Gunilla Priebe has studied the international research alliance the Multilateral Initiative on Malaria (MIM), which advocates for malaria research in general and the strengthening of research environments in Africa. Malaria research has historically been controlled by interests located in areas outside Africa. This has led to a huge gap in knowledge in relation to the malaria problems that dominate everyday life in those areas where people are most affected by the disease.
"Proximity to the environment where the social, political, economic as well as the biological dynamics related to malaria are evident provides the researcher with better opportunities to formulate relevant research questions. If the research is based in Africa it increases the chances of the results being of some practical use," says Gunilla Priebe.
According to Gunilla Priebe, the study of MIM shows that Africanisation of malaria research means investments in infrastructure, education and improved forms for research cooperation. In such a case, Africanisation will also lead to innovative approaches when it comes to research methods and arguments, as well as enhanced influence from both patient and researcher groups that have in the past been marginalised within malaria research.Definition of researcher's role
"Naturally more money for research into malaria is welcomed, but if the organisations that support research in and about Africa don't intend to reproduce colonial methods, then these cannot work on the basis of utopian ideals of scientific autonomy. They must also take such issues as the right to co-ownership at each stage of knowledge production into consideration. Neither can they focus solely on financial support or the content and organisation of the research; they must also engage with the political and social effects of research and research support," says Gunilla Priebe.Title of thesis: Africanising Scientific Knowledge. MIM and malaria research in post-colonial dilemma.
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Satellites in near-Earth orbit are at risk due to the steady increase in space debris. But their mission in the areas of telecommunications, navigation or weather forecasts is essential for society. Fraunhofer FHR therefore develops radar-based systems which allow the detection, tracking and cataloging of even the smallest particles of debris. Satellite operators who have access to our data are in a better position to plan evasive maneuvers and prevent destructive collisions. From April, 25-29 2018, Fraunhofer FHR and its partners will exhibit the complementary radar systems TIRA and GESTRA as well as the latest radar techniques for space observation across three stands at the ILA Berlin.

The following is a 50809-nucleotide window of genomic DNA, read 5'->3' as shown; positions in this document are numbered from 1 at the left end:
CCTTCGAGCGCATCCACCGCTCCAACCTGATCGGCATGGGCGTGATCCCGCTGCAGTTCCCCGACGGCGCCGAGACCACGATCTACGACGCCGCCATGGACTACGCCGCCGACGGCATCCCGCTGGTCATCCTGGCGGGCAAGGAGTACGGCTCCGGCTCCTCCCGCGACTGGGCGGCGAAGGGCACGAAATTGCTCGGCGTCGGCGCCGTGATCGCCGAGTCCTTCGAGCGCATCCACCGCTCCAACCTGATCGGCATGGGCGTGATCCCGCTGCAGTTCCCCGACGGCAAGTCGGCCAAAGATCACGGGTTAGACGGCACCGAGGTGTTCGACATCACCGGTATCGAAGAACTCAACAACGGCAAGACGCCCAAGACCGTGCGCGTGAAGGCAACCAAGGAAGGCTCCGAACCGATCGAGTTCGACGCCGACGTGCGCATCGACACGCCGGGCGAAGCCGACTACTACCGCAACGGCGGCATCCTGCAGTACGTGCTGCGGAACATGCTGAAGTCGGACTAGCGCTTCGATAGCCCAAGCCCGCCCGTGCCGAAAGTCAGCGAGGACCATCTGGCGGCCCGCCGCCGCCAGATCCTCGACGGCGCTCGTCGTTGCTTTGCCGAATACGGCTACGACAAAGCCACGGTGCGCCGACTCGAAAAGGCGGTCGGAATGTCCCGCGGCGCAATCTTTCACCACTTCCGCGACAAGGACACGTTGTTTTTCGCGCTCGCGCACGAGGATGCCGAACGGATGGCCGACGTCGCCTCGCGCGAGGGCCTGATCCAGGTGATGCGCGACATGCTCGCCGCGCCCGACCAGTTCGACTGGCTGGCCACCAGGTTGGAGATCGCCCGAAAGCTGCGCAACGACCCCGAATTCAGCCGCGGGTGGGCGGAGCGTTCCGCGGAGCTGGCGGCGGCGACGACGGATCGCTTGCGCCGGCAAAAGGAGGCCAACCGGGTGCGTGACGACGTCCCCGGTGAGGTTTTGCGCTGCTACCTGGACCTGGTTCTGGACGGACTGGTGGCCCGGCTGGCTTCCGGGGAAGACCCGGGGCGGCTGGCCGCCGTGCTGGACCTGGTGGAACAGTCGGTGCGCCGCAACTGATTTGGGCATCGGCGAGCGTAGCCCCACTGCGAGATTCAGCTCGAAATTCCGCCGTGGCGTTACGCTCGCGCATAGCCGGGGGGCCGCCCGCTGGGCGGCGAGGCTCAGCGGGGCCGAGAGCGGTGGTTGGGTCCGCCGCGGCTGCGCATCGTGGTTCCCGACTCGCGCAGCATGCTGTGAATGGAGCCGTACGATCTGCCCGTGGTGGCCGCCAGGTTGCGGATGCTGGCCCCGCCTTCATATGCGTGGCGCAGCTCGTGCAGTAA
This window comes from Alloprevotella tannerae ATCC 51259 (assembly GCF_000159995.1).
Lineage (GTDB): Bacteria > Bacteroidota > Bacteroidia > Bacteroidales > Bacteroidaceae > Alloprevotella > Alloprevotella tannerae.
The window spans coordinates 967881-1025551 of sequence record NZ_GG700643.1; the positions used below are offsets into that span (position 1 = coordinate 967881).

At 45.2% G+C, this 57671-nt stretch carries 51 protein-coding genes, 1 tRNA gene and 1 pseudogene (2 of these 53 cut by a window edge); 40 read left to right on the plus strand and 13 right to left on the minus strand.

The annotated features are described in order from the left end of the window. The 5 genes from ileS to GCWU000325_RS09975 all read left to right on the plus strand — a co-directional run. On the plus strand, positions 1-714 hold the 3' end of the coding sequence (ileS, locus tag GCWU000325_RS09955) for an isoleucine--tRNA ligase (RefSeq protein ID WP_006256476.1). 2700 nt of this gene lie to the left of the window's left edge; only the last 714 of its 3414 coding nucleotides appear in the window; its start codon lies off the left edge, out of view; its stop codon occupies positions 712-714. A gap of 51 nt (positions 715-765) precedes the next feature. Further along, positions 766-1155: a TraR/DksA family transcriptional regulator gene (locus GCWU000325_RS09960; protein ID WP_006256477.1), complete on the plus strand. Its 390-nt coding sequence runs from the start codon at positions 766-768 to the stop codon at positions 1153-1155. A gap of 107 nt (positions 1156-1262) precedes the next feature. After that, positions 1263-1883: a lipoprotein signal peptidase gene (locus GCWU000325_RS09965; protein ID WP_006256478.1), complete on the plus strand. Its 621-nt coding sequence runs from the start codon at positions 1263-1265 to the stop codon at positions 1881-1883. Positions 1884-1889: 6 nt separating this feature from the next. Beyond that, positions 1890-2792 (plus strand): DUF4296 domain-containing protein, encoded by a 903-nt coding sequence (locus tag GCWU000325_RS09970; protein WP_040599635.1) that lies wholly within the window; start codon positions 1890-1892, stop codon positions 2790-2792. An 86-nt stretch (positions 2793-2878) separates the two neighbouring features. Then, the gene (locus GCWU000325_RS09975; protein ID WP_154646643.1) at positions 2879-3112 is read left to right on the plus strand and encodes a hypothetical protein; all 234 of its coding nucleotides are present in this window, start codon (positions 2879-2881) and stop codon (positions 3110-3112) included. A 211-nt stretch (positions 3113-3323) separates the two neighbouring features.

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Following the loss of radio contact with Tiangong-1 in 2016 and due to the low orbital height, it is now inevitable that the Chinese space station will...
Fraunhofer Institute for Organic Electronics, Electron Beam and Plasma Technology FEP, provider of research and development services for OLED lighting solutions, announces the founding of the “OLED Licht Forum” and presents latest OLED design and lighting solutions during light+building, from March 18th – 23rd, 2018 in Frankfurt a.M./Germany, at booth no. F91 in Hall 4.0.
They are united in their passion for OLED (organic light emitting diodes) lighting with all of its unique facets and application possibilities. Thus experts in...
A new scenario seeking to explain how Mars' putative oceans came and went over the last 4 billion years implies that the oceans formed several hundred million...
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